World

Thousands march in Ecuador to protest plan to allow indefinite re-election for president

  • Demonstrators burn an effigy of President Rafael Correa to protest his government in downtown Quito, Ecuador, Thursday, March 19, 2015. Demonstrators are protesting government proposed laws, including a labor law, an initiative on land ownership and a series of constitutional reforms that would allow indefinite reelection for all elected officials. (AP Photo/Dolores Ochoa)

    Demonstrators burn an effigy of President Rafael Correa to protest his government in downtown Quito, Ecuador, Thursday, March 19, 2015. Demonstrators are protesting government proposed laws, including a labor law, an initiative on land ownership and a series of constitutional reforms that would allow indefinite reelection for all elected officials. (AP Photo/Dolores Ochoa)  (The Associated Press)

  • Police block protesters from reaching Independence Plaza, where they wanted to protest the government of President Rafael Correa outside the presidential palace, in downtown Quito, Ecuador, Thursday, March 19, 2015. Demonstrators are protesting government proposed laws, including a labor law, an initiative on land ownership and a series of constitutional reforms that would allow indefinite reelection for all elected officials. (AP Photo/Dolores Ochoa)

    Police block protesters from reaching Independence Plaza, where they wanted to protest the government of President Rafael Correa outside the presidential palace, in downtown Quito, Ecuador, Thursday, March 19, 2015. Demonstrators are protesting government proposed laws, including a labor law, an initiative on land ownership and a series of constitutional reforms that would allow indefinite reelection for all elected officials. (AP Photo/Dolores Ochoa)  (The Associated Press)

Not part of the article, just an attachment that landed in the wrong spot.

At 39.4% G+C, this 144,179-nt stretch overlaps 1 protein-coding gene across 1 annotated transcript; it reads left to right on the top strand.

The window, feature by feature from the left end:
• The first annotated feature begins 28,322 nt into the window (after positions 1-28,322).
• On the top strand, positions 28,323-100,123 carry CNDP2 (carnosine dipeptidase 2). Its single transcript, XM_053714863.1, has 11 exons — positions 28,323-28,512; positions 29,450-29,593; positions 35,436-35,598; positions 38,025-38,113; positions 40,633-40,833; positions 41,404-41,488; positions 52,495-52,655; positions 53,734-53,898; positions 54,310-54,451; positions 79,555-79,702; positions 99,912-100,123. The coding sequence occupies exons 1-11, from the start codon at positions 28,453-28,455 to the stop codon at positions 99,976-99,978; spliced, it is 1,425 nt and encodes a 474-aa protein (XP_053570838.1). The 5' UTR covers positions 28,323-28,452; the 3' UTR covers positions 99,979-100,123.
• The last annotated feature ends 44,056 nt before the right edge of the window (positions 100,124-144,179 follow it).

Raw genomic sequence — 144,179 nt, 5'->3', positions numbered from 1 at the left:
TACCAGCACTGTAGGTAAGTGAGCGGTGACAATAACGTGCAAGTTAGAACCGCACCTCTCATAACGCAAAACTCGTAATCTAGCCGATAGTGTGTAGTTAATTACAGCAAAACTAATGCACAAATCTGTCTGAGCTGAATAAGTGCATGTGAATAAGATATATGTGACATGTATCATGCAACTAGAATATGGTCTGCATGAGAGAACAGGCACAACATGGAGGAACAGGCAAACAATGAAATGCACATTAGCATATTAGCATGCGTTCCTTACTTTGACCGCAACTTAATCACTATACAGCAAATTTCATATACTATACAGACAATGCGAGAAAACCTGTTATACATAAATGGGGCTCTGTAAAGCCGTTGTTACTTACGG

• A protester holds up a peace sign in front of a line of police blocking a street that leads to Independence Plaza, where demonstrators wanted to protest the government of President Rafael Correa outside the presidential palace, in downtown Quito, Ecuador, Thursday, March 19, 2015. Demonstrators are protesting government proposed laws, including a labor law, an initiative on land ownership and a series of constitutional reforms that would allow indefinite reelection for all elected officials. (AP Photo/Dolores Ochoa)

    A protester holds up a peace sign in front of a line of police blocking a street that leads to Independence Plaza, where demonstrators wanted to protest the government of President Rafael Correa outside the presidential palace, in downtown Quito, Ecuador, Thursday, March 19, 2015. Demonstrators are protesting government proposed laws, including a labor law, an initiative on land ownership and a series of constitutional reforms that would allow indefinite reelection for all elected officials. (AP Photo/Dolores Ochoa)  (The Associated Press)

Thousands ignored heavy rain to march in Ecuador's capital Thursday to protest constitutional changes that would allow indefinite re-election of the president and other officials as well as legislation to alter labor and land ownership rules.

The march organized by indigenous communities, unions and student groups was largely peacefully, though small bands of activists clashed with police after the demonstration.

President Rafael Correa, an economist who identifies himself as a follower of 21st century socialism, is pushing a package of constitutional changes that would end term limits for all elected officials. Passage is considered likely because his Alianza Pais party holds 100 of the National Assembly's 137 seats.

Correa, who was first elected in 2006 and would have to leave office in 2017 without the change, has said he would seek another term only if he felt his "revolution" was threatened. He is popular among Ecuadoreans for his government's generous social spending but is widely criticized for intolerance of dissent.